Newsletter

Think Small and Minneminds

You’ll notice that our website now includes a button that proudly proclaims our membership in the MinneMinds coalition. I want to be sure everyone at [Insert Organization Name] understands what this means.

Our membership in MinneMinds makes us part of a diverse statewide coalition with nearly 100 members. The coalition spans many geographies, sectors, and organizational structures, but we are all committed to a single goal: ensuring all children in Minnesota are ready for kindergarten by increasing access to high-quality early care and education programs through early learning scholarships.

Currently, 15,000 low-income 3- and 4-year-olds across the state do not have such access. The MinneMinds model targets the most at-risk children by providing scholarships that are parent-directed, follow the child and are tied to quality. The model also incorporates the diverse-delivery model of early education that is already vibrant in Minnesota while pushing all providers toward higher quality through the Parent Aware rating system that will be fully implemented statewide in 2015. This not only deepens parent engagement with teachers, but puts parents in the driver’s seat of their children’s education and empowers them to maximize their ability to work and provide for their family.

MinneMinds chair Frank Forsberg emphasizes the importance of this uniquely Minnesota model. “We’re the largest and most varied coalition of any early childhood coalition in the nation. Our idea for these scholarships emerged from five years of research and study by the Minnesota Early Learning Foundation. We realized that grant makers cannot fund our way out of this problem; we simply do not have the necessary scale. Closing the gap in access to high quality early learning opportunities requires a strong partnership with government.”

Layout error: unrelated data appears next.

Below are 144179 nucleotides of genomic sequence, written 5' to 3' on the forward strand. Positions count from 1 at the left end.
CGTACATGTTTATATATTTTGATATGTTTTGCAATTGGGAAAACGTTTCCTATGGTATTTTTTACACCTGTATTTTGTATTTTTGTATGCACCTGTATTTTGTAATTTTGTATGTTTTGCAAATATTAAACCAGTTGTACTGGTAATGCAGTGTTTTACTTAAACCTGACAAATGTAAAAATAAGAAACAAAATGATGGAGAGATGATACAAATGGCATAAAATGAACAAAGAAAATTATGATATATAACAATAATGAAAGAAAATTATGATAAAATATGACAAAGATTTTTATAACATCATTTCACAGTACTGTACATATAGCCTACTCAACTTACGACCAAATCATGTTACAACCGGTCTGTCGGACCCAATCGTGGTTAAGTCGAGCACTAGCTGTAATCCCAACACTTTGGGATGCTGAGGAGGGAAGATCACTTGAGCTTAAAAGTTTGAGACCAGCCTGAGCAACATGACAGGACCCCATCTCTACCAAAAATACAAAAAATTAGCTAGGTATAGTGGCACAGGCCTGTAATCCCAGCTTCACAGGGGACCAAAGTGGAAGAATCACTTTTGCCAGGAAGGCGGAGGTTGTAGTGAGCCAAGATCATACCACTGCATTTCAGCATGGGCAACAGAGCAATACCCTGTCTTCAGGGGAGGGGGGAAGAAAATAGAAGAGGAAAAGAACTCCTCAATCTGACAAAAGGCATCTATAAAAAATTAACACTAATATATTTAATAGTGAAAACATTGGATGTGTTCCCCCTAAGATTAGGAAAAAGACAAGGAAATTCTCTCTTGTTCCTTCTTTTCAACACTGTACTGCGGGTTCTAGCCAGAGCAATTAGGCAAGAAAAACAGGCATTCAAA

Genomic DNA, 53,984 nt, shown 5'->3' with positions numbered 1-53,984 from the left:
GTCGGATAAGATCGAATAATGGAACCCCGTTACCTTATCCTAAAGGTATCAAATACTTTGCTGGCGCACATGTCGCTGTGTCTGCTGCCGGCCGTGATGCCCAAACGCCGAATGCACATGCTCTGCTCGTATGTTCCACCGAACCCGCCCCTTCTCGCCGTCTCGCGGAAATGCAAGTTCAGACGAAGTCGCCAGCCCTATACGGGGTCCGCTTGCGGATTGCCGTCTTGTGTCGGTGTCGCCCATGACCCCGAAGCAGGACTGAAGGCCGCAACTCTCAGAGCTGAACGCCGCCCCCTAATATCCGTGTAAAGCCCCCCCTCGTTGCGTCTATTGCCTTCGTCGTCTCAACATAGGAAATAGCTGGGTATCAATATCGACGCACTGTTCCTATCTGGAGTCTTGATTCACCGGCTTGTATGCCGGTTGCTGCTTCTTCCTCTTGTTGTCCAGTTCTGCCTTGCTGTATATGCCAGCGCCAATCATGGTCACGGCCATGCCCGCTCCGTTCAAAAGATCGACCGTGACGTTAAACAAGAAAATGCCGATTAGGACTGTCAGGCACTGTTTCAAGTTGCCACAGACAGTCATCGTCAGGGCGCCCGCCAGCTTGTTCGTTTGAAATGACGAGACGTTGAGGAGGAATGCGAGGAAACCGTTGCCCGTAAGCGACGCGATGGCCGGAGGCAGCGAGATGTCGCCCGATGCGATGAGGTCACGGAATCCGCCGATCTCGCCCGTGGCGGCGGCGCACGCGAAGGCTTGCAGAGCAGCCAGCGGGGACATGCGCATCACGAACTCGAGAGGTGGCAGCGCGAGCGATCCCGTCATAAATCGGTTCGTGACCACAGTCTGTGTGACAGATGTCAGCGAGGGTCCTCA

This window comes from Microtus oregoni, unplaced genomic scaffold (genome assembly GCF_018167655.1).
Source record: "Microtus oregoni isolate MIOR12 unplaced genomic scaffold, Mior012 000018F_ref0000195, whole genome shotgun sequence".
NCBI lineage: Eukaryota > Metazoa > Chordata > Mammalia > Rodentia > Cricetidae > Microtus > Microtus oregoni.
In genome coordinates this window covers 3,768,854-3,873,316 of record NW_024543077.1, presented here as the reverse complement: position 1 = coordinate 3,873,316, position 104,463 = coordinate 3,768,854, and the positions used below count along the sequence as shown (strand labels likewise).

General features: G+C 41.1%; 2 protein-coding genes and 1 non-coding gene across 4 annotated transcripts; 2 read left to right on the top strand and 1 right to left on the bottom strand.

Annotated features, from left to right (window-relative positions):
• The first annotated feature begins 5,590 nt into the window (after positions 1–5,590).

MinneMinds successfully advocated for scholarships at the state capitol, receiving bi-partisan support, and built the foundation for an infrastructure through which qualifying families have been matched with scholarships. But we still have a long way to go. There is much more work to be done—including ensuring that scholarship funding matches the full scope of the need, meeting the cultural and language needs of all young children, and helping the families who most need these scholarships navigate the system.

Early learning scholarships have a transformative impact on our state’s effort to address the underlying cause of the achievement and opportunity gap.

Childhood only happens once. We can’t wait another year to change the odds.